Motherson Sumi’s chairman Vivek Chaand Sehgal told analysts that the market’s concerns are overdone as far as the impact on the company is concerned following the recall of Volkswagen vehicles in the US.
Last week, US regulators had asked Volkswagen to recall half a million vehicles that disguised pollution, triggering concerns there would be an impact on Motherson Sumi Systems, which supplies components to several brands of the Volkswagen group.
Sehgal said: “From our point of view, it is business as usual. Audi is our largest customer. Volkswagen is not the largest carmaker in the US. What is important is that there is not a single company that has not had serious recalls. You are making too much out of this episode.”
Even though 44 per cent of Motherson Sumi’s revenues come from the Volkswagen group, the recall is not a risk to the company, he explained.
Audi accounts for 21 per cent, Volkswagen 12 per cent and Spanish brand Seat accounts for eight per cent of Motherson’s revenues.
Sehgal said Volkswagen was paying a penalty and replacing parts free of cost, which would have negligible impact on the component suppliers.
He went on to say Motherson’s exposure to the US was limited, with Europe being a much larger market for the component maker. As a result, Volkswagen suspending sales of diesel vehicles in the US would be limited on the component maker.
Making too much out of Volkswagen episode: Motherson Sumi's Sehgal
Analysts believe the impact of the recall would be to the tune of three per cent of Motherson's revenues. JM Financial says in its note: “The models impacted by this incident account for less than three per cent of Motherson Sumi’s consolidated top line (assuming 60 per cent of its US exposure comes from Volkswagen group and half of that comes from other Volkswagen brands).”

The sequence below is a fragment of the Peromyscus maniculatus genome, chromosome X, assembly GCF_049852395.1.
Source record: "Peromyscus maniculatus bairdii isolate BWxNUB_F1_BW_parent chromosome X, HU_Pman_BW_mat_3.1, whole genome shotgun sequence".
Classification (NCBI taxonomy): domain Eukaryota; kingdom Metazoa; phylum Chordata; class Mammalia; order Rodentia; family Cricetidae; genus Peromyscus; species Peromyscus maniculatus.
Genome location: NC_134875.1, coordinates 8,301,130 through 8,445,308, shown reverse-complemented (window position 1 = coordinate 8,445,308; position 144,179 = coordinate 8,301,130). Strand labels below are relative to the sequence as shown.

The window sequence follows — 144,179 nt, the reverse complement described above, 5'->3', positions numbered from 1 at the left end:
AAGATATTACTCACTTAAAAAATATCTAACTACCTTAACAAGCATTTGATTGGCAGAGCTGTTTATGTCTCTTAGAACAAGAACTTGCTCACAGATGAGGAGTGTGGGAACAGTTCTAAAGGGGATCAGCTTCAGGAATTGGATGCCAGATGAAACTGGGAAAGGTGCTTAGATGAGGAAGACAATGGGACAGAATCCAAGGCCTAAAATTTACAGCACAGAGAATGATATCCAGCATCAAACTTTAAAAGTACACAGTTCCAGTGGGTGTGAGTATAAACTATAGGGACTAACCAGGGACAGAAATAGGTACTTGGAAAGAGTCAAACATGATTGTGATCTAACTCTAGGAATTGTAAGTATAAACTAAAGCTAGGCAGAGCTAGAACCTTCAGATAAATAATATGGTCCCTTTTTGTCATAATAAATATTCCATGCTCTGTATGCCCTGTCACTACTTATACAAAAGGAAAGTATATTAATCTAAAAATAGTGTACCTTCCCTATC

He added that Volkswagen was not the largest carmaker in the US and that North America accounted for merely 1-1.5 per cent of its total sales.
The Motherson Sumi stock was down almost 15 per cent since Friday, but analysts claim the impact on the company will be limited as the firm has a higher exposure to Audi than Volkswagen and its US exposure is modest.
Sehgal also said in case of recalls, the original equipment maker (OEM) and the vendors were protected by way of insurance. He said: “In most cases, OEMs and vendors are covered by insurance under product liabilities.”
Even if the demand for diesel engines decline after this development, Sehgal said it would not impact Motherson Sumi. Refuting rumours on plant shut-downs, Sehgal said: “No orders have been cancelled. The option of buying diesel, CNG (compressed natural gas) or petrol engines is the decision of the customer. There is no harm if the OEM chooses to stop buying diesel engine and buys petrol.”
While speaking to Business Standard, Motherson Sumi’s chief financial officer G N Gauba said: “We are not present in North America. We do not have any major facilities in the US. We do mirrors in the US and wiring for CV (commercial vehicle) business. Importantly, the recall is not a safety aspect; so, a change in customer mind-set is unlikely.”
Despite the reassurance given by the management, Motherson Sumi’s shares fell eight per cent on Tuesday. Analysts believe while the near-term impact on the company might not be much, the Volkswagen event would be closely monitored for long-term impact on the component maker.
Motherson Sumi has, on its part, laid out a vision plan under which no geography or company would account for more than 15 per cent of its revenues.